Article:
A paradise of green hills and beautiful women; the little town full of bustle and work; the sound of music in the air. And then a man arrives, as they are wont to do, bringing panic and disruption in his wake.
Ladycastle is a graphic novel all about how much trouble men cause: a refreshingly honest take on the classic fairytales. The Disney-style musical number that introduces the characters is a blunt account, in their own words, of how bad things are in the kingdom of men. I’ve got a lot of time for this approach.
Oh, sure, it can be a little heavy-handed at times, and the song lyrics need polishing, but there are some genuinely unexpected plot twists. And it’s really funny, really unashamedly witty and wicked, like a poisoned spindle puncturing the pretensions of the old king.
For me, graphic novels divide into two categories: either I like the images, or I like the text. Rarely both. This is definitely a book that you read for the story. The images are competent and bright, but not particularly original or creative. At their best, graphic novels combine text and image to create a story that echoes through several dimensions, but the excellent story of Ladycastle is restricted to 2-D silhouettes.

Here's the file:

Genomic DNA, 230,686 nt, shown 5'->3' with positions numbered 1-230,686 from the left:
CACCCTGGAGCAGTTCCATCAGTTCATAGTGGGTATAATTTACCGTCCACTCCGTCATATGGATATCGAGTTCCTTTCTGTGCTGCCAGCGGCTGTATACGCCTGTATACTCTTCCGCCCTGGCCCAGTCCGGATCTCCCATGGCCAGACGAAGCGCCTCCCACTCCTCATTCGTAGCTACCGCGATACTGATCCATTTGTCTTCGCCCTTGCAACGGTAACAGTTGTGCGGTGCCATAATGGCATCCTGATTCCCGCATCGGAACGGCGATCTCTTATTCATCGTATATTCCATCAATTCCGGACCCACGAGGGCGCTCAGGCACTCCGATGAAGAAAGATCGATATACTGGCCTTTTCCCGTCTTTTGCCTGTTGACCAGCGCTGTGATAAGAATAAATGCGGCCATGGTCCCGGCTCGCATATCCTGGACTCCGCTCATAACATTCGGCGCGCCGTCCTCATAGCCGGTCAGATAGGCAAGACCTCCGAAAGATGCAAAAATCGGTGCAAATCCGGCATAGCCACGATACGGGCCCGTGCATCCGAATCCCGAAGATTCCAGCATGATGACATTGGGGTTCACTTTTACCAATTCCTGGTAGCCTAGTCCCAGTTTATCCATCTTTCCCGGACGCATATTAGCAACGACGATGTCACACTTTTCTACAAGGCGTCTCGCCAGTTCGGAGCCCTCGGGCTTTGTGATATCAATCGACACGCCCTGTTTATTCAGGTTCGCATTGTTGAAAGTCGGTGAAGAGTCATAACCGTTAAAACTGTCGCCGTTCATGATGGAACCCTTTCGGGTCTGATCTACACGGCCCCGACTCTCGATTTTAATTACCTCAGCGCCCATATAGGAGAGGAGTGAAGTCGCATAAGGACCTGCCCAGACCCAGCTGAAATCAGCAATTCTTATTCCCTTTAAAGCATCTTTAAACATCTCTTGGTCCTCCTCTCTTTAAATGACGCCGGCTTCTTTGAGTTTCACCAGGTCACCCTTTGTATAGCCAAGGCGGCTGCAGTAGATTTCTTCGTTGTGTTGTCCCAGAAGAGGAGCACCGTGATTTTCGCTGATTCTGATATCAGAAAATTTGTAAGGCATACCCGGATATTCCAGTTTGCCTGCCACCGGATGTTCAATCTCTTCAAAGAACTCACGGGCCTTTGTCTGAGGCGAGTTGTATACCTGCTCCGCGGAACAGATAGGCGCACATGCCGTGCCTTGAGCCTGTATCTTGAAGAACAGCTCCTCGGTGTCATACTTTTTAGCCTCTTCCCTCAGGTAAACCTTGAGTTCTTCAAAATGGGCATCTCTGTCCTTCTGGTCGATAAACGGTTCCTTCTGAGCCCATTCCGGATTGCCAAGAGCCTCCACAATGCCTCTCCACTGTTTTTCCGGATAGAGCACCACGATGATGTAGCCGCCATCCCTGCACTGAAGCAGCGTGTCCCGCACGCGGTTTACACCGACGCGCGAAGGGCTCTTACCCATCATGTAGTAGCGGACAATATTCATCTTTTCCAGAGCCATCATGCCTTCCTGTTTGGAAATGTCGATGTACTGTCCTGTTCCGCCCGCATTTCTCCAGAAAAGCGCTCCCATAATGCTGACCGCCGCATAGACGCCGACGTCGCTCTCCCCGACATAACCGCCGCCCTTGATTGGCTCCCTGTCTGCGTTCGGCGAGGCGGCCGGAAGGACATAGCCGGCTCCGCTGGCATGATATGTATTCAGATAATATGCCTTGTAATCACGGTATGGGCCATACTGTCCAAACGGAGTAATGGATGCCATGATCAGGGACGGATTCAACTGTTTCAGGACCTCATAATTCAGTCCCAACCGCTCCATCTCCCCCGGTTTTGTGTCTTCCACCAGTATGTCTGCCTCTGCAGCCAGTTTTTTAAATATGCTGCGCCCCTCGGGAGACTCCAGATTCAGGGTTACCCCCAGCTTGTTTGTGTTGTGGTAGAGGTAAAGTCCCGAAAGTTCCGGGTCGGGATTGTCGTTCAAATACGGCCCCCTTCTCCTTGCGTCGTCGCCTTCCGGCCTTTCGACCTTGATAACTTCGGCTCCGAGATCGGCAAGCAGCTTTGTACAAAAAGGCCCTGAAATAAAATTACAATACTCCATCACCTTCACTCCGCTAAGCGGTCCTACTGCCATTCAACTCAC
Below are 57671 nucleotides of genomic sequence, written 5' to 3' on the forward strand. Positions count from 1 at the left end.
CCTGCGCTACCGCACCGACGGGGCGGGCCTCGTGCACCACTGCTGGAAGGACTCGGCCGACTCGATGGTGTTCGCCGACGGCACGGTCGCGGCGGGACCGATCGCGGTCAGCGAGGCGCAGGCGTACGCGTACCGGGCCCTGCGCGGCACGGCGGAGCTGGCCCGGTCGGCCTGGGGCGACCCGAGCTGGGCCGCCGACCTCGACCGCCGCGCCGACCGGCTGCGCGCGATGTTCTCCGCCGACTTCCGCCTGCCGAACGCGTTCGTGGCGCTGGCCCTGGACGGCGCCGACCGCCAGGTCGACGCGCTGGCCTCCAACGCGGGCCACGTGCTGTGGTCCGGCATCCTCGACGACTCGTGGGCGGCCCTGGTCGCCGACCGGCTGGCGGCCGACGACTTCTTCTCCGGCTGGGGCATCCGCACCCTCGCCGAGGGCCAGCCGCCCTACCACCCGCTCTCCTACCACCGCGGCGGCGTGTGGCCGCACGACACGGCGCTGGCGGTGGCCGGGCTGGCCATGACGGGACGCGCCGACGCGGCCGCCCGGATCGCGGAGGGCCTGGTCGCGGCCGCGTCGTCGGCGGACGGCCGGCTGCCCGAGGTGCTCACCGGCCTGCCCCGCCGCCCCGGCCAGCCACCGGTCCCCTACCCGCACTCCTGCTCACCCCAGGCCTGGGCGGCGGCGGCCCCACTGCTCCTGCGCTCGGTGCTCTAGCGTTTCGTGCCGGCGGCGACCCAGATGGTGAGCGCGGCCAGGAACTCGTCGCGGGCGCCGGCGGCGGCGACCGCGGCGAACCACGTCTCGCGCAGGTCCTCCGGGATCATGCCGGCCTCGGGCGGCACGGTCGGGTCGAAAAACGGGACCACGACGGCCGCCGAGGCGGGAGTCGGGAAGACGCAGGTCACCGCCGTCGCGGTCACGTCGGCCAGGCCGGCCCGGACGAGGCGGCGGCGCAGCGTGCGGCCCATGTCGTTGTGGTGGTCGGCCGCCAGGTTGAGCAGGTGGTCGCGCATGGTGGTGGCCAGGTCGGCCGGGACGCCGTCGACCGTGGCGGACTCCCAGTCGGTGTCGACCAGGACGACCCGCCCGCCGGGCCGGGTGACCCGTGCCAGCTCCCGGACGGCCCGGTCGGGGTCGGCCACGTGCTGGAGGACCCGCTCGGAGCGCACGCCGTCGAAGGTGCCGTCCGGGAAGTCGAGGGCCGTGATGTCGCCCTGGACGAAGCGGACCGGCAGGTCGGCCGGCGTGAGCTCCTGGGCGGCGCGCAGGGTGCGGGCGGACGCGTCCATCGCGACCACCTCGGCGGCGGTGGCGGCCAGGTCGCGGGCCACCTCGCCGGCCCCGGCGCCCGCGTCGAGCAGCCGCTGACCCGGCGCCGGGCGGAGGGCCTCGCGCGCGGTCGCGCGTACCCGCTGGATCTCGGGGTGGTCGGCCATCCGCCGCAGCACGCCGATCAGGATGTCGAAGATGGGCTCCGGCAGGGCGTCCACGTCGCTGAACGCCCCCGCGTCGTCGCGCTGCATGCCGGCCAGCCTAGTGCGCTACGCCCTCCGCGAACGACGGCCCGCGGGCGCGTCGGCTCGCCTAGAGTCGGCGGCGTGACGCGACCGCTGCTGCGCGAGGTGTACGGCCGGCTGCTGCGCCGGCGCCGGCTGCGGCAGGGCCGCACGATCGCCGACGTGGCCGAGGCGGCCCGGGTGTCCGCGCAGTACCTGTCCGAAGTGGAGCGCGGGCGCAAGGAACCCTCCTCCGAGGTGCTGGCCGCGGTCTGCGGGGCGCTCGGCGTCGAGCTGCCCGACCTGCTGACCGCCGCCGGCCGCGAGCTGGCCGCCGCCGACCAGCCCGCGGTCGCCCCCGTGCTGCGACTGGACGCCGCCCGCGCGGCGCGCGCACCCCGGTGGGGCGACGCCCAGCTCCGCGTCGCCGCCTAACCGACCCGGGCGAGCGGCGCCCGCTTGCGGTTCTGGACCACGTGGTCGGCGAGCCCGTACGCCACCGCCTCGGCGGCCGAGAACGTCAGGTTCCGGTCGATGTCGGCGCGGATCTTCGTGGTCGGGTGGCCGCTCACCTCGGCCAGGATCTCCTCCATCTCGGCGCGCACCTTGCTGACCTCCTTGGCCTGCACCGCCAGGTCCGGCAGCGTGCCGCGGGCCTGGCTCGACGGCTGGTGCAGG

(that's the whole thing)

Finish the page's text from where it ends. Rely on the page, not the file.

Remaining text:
However, there is one significant point in the artist’s favour. Ladycastle’s characters are predominantly female, but if you’re expecting a gaggle of poorly-armoured catwalk models à la Wonderwoman, you’ll be disappointed. Through the story, you encounter a dazzling diversity of women: small, large, medium; brown, white, wingèd; tomboys and trophy wives. And none of them are judged unkindly.
Ladycastle is not perfect, but I read it in one sitting, and then immediately trotted off to find out if there were more in the series. (So far, there seem to be four issues, which are also available as a single book – that’s what I read.) It’s brash, it’s funny, and the adventure runs along at a good clip. I’d be glad to see more issues and I recommend it to you.